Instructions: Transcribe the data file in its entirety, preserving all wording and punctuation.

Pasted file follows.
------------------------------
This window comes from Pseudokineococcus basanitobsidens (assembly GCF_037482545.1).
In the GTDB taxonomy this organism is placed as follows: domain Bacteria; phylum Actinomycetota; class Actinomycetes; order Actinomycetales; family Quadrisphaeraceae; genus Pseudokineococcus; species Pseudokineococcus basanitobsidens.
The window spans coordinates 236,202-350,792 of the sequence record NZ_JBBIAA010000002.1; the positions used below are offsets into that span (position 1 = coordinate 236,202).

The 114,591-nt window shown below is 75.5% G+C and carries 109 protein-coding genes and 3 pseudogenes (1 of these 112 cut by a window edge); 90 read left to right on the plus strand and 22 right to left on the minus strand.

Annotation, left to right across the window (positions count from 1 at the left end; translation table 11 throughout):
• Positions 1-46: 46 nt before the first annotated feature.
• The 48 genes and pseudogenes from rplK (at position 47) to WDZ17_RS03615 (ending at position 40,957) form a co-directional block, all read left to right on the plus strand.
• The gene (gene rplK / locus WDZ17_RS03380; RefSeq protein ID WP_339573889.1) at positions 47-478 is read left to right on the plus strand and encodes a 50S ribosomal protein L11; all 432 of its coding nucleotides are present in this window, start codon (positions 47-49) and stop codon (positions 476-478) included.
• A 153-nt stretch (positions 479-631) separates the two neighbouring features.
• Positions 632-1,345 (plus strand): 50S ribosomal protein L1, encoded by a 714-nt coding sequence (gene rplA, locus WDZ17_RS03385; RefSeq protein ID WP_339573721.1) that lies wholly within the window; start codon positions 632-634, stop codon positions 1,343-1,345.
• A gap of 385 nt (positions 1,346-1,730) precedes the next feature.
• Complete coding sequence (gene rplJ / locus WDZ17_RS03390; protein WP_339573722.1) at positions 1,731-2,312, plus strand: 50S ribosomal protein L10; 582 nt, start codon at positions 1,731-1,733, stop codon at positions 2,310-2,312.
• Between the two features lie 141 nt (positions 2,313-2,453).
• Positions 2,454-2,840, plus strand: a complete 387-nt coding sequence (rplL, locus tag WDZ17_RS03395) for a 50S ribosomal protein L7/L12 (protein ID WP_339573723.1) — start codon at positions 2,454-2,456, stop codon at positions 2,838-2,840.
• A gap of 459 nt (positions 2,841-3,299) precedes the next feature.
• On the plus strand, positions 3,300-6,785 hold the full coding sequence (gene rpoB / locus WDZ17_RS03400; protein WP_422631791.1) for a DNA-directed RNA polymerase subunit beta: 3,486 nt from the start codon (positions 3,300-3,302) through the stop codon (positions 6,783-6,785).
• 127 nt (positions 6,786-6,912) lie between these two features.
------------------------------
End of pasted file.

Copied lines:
This window comes from Pseudokineococcus basanitobsidens (assembly GCF_037482545.1).
In the GTDB taxonomy this organism is placed as follows: domain Bacteria; phylum Actinomycetota; class Actinomycetes; order Actinomycetales; family Quadrisphaeraceae; genus Pseudokineococcus; species Pseudokineococcus basanitobsidens.
The window spans coordinates 236,202-350,792 of the sequence record NZ_JBBIAA010000002.1; the positions used below are offsets into that span (position 1 = coordinate 236,202).

The 114,591-nt window shown below is 75.5% G+C and carries 109 protein-coding genes and 3 pseudogenes (1 of these 112 cut by a window edge); 90 read left to right on the plus strand and 22 right to left on the minus strand.

Annotation, left to right across the window (positions count from 1 at the left end; translation table 11 throughout):
• Positions 1-46: 46 nt before the first annotated feature.
• The 48 genes and pseudogenes from rplK (at position 47) to WDZ17_RS03615 (ending at position 40,957) form a co-directional block, all read left to right on the plus strand.
• The gene (gene rplK / locus WDZ17_RS03380; RefSeq protein ID WP_339573889.1) at positions 47-478 is read left to right on the plus strand and encodes a 50S ribosomal protein L11; all 432 of its coding nucleotides are present in this window, start codon (positions 47-49) and stop codon (positions 476-478) included.
• A 153-nt stretch (positions 479-631) separates the two neighbouring features.
• Positions 632-1,345 (plus strand): 50S ribosomal protein L1, encoded by a 714-nt coding sequence (gene rplA, locus WDZ17_RS03385; RefSeq protein ID WP_339573721.1) that lies wholly within the window; start codon positions 632-634, stop codon positions 1,343-1,345.
• A gap of 385 nt (positions 1,346-1,730) precedes the next feature.
• Complete coding sequence (gene rplJ / locus WDZ17_RS03390; protein WP_339573722.1) at positions 1,731-2,312, plus strand: 50S ribosomal protein L10; 582 nt, start codon at positions 1,731-1,733, stop codon at positions 2,310-2,312.
• Between the two features lie 141 nt (positions 2,313-2,453).
• Positions 2,454-2,840, plus strand: a complete 387-nt coding sequence (rplL, locus tag WDZ17_RS03395) for a 50S ribosomal protein L7/L12 (protein ID WP_339573723.1) — start codon at positions 2,454-2,456, stop codon at positions 2,838-2,840.
• A gap of 459 nt (positions 2,841-3,299) precedes the next feature.
• On the plus strand, positions 3,300-6,785 hold the full coding sequence (gene rpoB / locus WDZ17_RS03400; protein WP_422631791.1) for a DNA-directed RNA polymerase subunit beta: 3,486 nt from the start codon (positions 3,300-3,302) through the stop codon (positions 6,783-6,785).
• 127 nt (positions 6,786-6,912) lie between these two features.